Warning: The technique illustrated in this walkthrough is insecure. I’ve created a revised version without this problem, but am leaving this post here for awareness. Read this article and my comments immediately below to learn about the security problem and avoid it in your future work, and don’t hesitate to ask me anything if you’re unsure about the problem.
This walkthrough assumes you have an existing project and Git repository, and that you want to set up easy and quick remote deployment – maybe to a web server.
This technique can be used for any project where you’re comfortable with simply pushing updates to a location and seeing them immediately active.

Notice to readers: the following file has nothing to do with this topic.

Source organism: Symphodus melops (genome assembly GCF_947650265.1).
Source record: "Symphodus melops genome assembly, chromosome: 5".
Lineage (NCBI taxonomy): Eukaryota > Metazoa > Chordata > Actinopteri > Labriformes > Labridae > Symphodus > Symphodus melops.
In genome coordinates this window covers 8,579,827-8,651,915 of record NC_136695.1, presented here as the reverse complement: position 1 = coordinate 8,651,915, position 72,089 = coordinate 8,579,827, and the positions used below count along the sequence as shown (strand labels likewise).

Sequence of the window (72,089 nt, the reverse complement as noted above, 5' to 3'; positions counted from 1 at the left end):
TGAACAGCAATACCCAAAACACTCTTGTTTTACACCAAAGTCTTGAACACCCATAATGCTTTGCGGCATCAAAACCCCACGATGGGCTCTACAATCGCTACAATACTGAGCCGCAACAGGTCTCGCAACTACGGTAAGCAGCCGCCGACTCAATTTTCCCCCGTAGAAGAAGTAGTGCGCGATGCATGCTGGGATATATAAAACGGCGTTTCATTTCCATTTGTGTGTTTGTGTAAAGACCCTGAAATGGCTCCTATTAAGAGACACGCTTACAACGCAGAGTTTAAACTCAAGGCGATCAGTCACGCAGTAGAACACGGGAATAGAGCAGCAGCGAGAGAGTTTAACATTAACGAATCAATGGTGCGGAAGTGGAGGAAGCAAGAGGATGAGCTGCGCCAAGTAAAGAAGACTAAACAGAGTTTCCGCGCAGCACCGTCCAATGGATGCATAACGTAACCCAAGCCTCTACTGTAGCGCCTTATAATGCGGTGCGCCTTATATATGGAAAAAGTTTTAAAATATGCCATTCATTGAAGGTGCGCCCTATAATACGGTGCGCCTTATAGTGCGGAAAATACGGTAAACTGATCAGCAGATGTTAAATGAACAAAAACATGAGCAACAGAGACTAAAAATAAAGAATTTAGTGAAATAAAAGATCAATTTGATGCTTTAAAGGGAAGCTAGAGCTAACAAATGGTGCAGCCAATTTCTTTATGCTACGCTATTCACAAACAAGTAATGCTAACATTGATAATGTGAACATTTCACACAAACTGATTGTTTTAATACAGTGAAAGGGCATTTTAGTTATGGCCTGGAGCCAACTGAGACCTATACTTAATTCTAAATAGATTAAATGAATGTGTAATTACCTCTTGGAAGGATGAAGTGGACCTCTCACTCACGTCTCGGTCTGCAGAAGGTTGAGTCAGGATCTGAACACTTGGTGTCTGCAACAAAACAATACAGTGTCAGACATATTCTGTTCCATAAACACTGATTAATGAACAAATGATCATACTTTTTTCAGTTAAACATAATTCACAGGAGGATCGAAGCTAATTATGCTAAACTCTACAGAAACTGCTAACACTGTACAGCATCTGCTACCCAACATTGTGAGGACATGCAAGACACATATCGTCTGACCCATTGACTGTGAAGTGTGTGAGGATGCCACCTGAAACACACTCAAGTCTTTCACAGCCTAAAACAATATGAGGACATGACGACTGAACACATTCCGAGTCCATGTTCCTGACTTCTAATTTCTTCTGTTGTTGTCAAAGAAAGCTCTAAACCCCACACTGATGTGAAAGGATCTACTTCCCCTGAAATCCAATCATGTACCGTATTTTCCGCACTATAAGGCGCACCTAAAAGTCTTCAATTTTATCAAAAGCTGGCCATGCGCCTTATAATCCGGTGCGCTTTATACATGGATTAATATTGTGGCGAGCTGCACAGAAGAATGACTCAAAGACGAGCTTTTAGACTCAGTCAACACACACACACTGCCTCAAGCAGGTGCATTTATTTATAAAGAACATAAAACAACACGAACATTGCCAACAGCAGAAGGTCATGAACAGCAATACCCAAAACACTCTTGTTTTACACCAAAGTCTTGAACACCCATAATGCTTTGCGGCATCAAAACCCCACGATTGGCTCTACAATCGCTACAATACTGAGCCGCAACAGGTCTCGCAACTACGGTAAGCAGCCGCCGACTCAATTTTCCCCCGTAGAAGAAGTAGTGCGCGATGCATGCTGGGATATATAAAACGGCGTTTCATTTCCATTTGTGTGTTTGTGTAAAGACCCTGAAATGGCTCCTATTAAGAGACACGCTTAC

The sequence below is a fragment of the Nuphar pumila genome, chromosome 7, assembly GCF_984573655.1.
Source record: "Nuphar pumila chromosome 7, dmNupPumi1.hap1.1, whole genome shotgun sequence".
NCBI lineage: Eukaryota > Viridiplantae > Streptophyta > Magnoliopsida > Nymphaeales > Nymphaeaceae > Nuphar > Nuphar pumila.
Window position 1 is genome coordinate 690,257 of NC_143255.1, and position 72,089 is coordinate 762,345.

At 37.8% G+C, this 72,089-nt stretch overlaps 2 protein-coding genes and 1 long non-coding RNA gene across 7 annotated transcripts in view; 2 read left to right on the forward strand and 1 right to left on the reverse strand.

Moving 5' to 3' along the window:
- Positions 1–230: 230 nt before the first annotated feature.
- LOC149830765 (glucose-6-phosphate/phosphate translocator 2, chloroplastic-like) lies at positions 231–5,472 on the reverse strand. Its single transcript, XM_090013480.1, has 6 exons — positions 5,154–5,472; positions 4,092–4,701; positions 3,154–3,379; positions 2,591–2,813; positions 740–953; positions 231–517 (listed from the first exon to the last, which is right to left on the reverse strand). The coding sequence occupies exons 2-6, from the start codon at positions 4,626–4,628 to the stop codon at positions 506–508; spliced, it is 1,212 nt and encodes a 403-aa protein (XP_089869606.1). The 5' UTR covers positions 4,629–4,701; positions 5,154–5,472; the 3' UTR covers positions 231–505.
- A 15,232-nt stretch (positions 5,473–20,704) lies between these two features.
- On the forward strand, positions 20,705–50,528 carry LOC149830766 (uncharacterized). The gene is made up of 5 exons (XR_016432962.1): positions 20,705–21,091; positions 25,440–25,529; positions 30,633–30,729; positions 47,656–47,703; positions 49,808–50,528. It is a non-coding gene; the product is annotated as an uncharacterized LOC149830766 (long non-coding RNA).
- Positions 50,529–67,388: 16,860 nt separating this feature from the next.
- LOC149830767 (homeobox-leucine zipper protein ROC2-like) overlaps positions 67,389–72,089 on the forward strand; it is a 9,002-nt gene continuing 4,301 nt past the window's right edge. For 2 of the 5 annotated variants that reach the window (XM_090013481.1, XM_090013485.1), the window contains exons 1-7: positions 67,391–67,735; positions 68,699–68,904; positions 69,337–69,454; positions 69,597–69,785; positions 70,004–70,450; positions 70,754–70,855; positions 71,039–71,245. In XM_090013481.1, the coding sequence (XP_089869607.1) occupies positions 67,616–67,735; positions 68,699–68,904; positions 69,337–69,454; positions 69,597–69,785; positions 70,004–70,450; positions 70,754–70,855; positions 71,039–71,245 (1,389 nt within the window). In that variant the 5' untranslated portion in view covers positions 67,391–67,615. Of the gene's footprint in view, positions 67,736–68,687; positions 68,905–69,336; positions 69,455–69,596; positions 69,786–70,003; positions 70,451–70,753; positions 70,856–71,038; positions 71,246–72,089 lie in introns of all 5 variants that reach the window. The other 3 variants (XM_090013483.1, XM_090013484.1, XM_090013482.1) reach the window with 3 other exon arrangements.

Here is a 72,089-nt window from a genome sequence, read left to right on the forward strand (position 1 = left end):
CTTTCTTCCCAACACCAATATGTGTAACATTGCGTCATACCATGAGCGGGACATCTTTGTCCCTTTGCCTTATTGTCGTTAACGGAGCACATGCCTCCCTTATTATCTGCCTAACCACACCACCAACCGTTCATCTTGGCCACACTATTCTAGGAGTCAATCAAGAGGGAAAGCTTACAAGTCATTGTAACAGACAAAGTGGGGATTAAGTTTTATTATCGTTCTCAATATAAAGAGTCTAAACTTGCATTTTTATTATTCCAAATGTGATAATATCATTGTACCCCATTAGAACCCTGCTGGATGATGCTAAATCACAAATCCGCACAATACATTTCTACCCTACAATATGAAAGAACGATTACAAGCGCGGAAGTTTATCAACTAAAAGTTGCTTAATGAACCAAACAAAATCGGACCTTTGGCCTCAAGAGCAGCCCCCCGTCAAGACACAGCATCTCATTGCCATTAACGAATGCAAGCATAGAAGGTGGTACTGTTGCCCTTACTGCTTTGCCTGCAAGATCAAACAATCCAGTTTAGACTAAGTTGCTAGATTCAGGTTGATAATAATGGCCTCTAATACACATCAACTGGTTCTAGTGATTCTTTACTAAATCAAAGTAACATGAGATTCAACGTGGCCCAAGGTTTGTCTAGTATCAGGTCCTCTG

This works great for code bases like the one for this blog or any basic website you may be managing. However with larger projects that need automated testing and CI, etcetera, it may not be sufficient.
If this suits your needs, you’ll save a whole heap of time whenever you need to update a destination with your changes.
The final assumptions are that Git is installed and usable at the destination (if it’s not, you can easily add it following this guide), and that you won’t actually be coding or making any direct changes at the destination. Instead we’ll push in any changes and trust me, when you see how easy it is, you won’t need to make on-the-server/spot changes ever again – even for hotfixes and tiny bugs.